Colon Cleansing – Is it safe?
Is colon cleansing an effective way to get rid of toxins from your body?
Answer From Michael F. Picco, M.D.
Colon cleansing is typically used as preparation for medical procedures such as a colonoscopy. Nevertheless, some alternative medicine practitioners provide colon cleansing for other purposes, such as detoxification.
But colon cleansing — also called a colonic or a colonic irrigation — for such goals isn’t needed. That’s because your digestive system and bowel already get rid of waste material and bacteria from your body.
During a colon cleanse, big amounts of water — sometimes up to 16 gallons (about 60 liters) — and probably other substances, such as herbs or coffee, are flushed through the colon. This is performed using a tube that’s inserted into the rectum. In some situations, smaller amounts of water are used and are left to sit in the colon for a short time before being eliminated.
Supporters of colon cleansing claim that toxins from your gastrointestinal tract can lead to a range of health issues, such as arthritis and high blood pressure. They say that colon cleansing enhances health by getting rid of toxins, enhancing your energy and boosting your immune system. Nevertheless, there’s no evidence that colon cleansing creates these effects or is beneficial at all.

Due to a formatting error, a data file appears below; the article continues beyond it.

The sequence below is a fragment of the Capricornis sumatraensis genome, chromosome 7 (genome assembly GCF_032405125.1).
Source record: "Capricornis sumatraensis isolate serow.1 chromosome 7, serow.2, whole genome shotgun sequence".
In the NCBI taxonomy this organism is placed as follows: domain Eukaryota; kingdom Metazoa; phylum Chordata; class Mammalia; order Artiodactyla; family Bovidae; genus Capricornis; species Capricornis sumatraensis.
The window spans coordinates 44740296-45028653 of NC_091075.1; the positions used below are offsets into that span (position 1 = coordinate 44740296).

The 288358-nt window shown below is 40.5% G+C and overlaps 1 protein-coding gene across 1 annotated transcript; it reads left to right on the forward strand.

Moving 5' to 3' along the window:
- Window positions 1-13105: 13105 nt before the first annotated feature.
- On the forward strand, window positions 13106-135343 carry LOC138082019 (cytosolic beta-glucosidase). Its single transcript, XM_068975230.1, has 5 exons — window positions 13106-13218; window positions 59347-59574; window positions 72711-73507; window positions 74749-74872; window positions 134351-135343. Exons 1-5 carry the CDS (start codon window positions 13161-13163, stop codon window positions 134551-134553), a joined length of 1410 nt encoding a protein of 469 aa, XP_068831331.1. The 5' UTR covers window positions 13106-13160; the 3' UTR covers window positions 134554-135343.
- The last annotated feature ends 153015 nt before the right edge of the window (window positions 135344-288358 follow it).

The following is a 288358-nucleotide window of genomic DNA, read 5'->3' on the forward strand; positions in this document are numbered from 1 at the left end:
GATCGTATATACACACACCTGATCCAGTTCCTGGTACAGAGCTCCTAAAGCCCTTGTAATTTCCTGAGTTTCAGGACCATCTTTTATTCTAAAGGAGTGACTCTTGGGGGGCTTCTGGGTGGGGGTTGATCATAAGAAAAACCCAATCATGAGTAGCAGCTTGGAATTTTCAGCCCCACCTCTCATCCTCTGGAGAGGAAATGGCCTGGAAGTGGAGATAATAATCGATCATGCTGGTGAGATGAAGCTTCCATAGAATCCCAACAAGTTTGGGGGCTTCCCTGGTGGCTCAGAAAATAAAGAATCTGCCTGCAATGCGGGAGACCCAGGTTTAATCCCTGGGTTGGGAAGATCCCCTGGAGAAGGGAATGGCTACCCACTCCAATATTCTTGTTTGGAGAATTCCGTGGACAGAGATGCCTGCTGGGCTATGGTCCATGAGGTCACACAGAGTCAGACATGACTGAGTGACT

And colon cleansing can sometimes be damaging. In fact, coffee enemas sometimes used in colon cleansing have been connected to a few deaths. Colon cleansing can also lead to less serious side effects, such as cramping, bloating, diarrhea, nausea and vomiting.
Other potential worries with colon cleansing include:
- A tear in the rectum (perforation)
- A change in your electrolyte balance, which can be dangerous if you have kidney or heart disease or other health issues
If you choose to try colon cleansing, take these precautions:
1. Check with your traditional medical provider first, especially if you take any medications or have any health issues, such as kidney or heart disease.
2. Make sure your colon-cleansing practitioner is reputable and uses disposable equipment that hasn’t been previously used.
3. Get a list of particular herbal ingredients and amounts in any colon-cleansing products you use — some ingredients can lead to health issues.